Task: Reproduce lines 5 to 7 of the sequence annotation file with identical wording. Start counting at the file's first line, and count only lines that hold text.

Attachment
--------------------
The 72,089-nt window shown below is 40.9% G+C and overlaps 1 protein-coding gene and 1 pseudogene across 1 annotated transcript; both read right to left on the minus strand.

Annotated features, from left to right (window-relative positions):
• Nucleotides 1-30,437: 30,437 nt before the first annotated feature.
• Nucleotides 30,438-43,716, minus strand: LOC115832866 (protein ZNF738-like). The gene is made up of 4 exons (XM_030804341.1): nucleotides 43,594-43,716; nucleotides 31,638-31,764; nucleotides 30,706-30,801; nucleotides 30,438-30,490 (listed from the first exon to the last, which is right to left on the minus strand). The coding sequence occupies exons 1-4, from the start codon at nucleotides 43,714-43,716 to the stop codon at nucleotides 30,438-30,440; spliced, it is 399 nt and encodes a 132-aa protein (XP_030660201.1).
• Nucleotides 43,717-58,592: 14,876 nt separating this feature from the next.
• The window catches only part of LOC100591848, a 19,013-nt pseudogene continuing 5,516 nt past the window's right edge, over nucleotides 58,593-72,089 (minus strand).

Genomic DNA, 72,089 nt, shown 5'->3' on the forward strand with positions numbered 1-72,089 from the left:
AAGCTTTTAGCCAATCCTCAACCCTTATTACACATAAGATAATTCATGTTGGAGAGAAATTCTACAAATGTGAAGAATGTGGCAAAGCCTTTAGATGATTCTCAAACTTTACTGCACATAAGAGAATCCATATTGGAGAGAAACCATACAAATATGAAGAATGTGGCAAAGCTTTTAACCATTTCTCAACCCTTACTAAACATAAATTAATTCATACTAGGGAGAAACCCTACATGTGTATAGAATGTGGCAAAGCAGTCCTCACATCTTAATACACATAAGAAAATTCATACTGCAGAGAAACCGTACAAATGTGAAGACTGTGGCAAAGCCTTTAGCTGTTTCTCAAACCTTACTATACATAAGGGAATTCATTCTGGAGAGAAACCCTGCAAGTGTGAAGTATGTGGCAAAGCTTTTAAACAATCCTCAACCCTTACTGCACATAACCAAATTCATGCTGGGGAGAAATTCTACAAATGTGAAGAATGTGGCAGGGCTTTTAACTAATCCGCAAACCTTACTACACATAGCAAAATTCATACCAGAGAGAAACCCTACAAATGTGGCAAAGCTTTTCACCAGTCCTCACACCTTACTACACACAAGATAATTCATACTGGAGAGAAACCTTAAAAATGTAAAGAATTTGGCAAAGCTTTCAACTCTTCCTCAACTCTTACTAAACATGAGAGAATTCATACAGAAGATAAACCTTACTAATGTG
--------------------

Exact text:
• Nucleotides 43,717-58,592: 14,876 nt separating this feature from the next.
• The window catches only part of LOC100591848, a 19,013-nt pseudogene continuing 5,516 nt past the window's right edge, over nucleotides 58,593-72,089 (minus strand).

Genomic DNA, 72,089 nt, shown 5'->3' on the forward strand with positions numbered 1-72,089 from the left: